Associate Professor of Psychiatry and Human Behavior, Associate Professor of Behavioral and Social Sciences


Dr. Britton earned a B.A. in Neuroscience from Colgate University in 1996 and a Ph.D. in Clinical Psychology from the University of Arizona in 2007.  She the Director of Brown’s Clinical and Affective Neuroscience Laboratory which investigates the psychophysiological (EEG, EMG, EKG) and neurocognitive effects of meditation and mindfulness-based interventions for mood and anxiety disorders. Her research investigates mechanisms of action, moderators of treatment outcome, practice-specific effects, and adverse effects of meditation.

She has served as PI of multiple NIH-funded studies, including a  dismantling trial that compared the effects of three different types of meditation training programs on pre-frontal cortex functioning in depression; and a collaborative infrastructure grant (UH2)  entitled “Mindfulness Influences on Self-Regulation".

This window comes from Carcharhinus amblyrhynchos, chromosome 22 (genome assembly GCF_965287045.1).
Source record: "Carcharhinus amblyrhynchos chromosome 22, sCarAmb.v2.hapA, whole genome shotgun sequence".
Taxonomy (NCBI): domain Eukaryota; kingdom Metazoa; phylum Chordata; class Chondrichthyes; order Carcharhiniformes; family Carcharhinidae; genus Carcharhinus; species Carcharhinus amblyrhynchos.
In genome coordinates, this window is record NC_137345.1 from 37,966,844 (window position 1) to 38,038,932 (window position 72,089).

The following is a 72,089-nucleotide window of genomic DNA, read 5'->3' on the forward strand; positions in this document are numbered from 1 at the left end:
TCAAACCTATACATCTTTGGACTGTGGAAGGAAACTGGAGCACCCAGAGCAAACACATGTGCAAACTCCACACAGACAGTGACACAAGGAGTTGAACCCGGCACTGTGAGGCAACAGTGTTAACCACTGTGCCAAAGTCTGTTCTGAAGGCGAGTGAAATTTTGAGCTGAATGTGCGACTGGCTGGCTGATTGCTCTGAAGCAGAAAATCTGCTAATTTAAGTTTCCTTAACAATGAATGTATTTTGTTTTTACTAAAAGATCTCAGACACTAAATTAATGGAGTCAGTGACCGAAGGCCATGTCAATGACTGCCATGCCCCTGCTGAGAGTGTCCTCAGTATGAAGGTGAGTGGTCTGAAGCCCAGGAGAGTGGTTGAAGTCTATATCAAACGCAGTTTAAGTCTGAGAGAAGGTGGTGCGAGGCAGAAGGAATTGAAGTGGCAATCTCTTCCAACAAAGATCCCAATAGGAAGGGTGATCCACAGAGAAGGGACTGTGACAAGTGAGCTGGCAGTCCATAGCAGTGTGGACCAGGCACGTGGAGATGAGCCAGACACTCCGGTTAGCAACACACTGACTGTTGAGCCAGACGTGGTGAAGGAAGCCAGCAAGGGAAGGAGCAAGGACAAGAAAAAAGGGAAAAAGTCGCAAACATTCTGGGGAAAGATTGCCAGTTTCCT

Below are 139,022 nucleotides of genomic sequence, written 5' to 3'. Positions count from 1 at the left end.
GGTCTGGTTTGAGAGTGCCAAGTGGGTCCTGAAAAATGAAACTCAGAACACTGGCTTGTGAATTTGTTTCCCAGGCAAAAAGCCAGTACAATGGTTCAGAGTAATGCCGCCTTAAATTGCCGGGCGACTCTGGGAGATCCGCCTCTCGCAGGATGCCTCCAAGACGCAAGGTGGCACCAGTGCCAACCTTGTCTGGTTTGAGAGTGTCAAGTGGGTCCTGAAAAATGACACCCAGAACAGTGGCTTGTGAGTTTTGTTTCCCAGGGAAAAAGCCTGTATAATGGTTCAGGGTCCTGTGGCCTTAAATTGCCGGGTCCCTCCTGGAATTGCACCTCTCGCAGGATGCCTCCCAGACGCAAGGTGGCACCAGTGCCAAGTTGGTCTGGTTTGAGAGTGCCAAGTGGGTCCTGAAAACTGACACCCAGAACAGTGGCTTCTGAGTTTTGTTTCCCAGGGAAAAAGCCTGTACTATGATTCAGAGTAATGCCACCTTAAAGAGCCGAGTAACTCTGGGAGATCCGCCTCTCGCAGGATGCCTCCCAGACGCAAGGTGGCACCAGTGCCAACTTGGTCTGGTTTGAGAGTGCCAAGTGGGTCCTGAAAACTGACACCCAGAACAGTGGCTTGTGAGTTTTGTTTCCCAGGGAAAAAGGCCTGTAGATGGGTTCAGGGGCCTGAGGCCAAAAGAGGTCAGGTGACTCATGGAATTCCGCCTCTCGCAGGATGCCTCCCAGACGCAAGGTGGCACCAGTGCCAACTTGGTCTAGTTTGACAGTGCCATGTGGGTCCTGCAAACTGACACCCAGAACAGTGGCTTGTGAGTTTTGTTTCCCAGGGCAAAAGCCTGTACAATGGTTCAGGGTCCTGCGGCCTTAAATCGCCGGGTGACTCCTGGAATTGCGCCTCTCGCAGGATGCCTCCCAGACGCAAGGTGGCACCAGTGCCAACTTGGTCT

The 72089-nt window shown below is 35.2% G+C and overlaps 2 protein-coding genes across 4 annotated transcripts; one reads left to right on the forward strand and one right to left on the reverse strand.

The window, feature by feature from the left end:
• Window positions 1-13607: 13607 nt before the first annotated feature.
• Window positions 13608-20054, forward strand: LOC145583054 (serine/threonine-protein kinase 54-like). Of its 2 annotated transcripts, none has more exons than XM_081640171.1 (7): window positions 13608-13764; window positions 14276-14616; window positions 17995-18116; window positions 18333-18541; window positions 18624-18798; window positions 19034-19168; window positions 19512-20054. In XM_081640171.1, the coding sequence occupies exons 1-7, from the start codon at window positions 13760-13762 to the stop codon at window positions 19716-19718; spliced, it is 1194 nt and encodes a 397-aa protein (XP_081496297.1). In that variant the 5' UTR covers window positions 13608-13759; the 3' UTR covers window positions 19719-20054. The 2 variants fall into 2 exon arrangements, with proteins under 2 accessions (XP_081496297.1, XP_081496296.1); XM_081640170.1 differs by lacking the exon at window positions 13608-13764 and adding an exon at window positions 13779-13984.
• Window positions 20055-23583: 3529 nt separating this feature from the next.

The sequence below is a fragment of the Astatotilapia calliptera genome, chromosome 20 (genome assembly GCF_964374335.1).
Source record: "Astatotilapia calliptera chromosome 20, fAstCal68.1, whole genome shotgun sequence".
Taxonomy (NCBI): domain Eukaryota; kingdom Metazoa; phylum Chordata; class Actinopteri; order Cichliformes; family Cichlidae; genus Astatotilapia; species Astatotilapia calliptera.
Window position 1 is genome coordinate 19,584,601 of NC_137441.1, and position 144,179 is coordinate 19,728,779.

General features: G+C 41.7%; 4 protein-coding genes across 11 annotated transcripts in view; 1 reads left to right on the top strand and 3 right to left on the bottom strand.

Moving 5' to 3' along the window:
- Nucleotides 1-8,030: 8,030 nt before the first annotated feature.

She has investigated the neuropsychological mechanisms of meditation-related benefits (paper 1, paper2, paper3; paper4) and how over-training these same processes can lead to harms; practice-specific effects, and moderators of treatment outcome (including gender, and social context) Or in other words: which practices are best or worst suited for which types of people or conditions and why?
Dr. Britton directed the  “The Varieties of Contemplative Experience" study, which created a taxonomy of meditation-related challenges and factors that influence severity and duration. Peer reviewed articles about meditation-related harms include a consensus statement by concerned scientsists; mechanisms of action, and best practices for measuring and monitoring.

She is particularly interested in meditation-related changes in sense(s) of self; which types of changes in sense(s) of self increase or decrease wellbeing; and the effects of mindfulness-based programs on self-related processing. Current research investigates "ego dissolution" and other changes in sense of self in a comparative study of meditation and classic psychedelics.

  Dr. Britton offers meditation safety and trauma-informed mindfulness trainings to mindfulness organizations, clinicians and educators and provides support services to individuals who are experiencing meditation-related difficulties.

Dr. Britton is a licensed clinical psychologist. As a clinician, she has been trained as an instructor in Mindfulness-Based Stress Reduction (MBSR) and Mindfulness-based Cognitive Therapy (MBCT), and has taught mindfulness to both clinical and non-clinical populations, and in federally-funded clinical trials. 

Brown Affiliations

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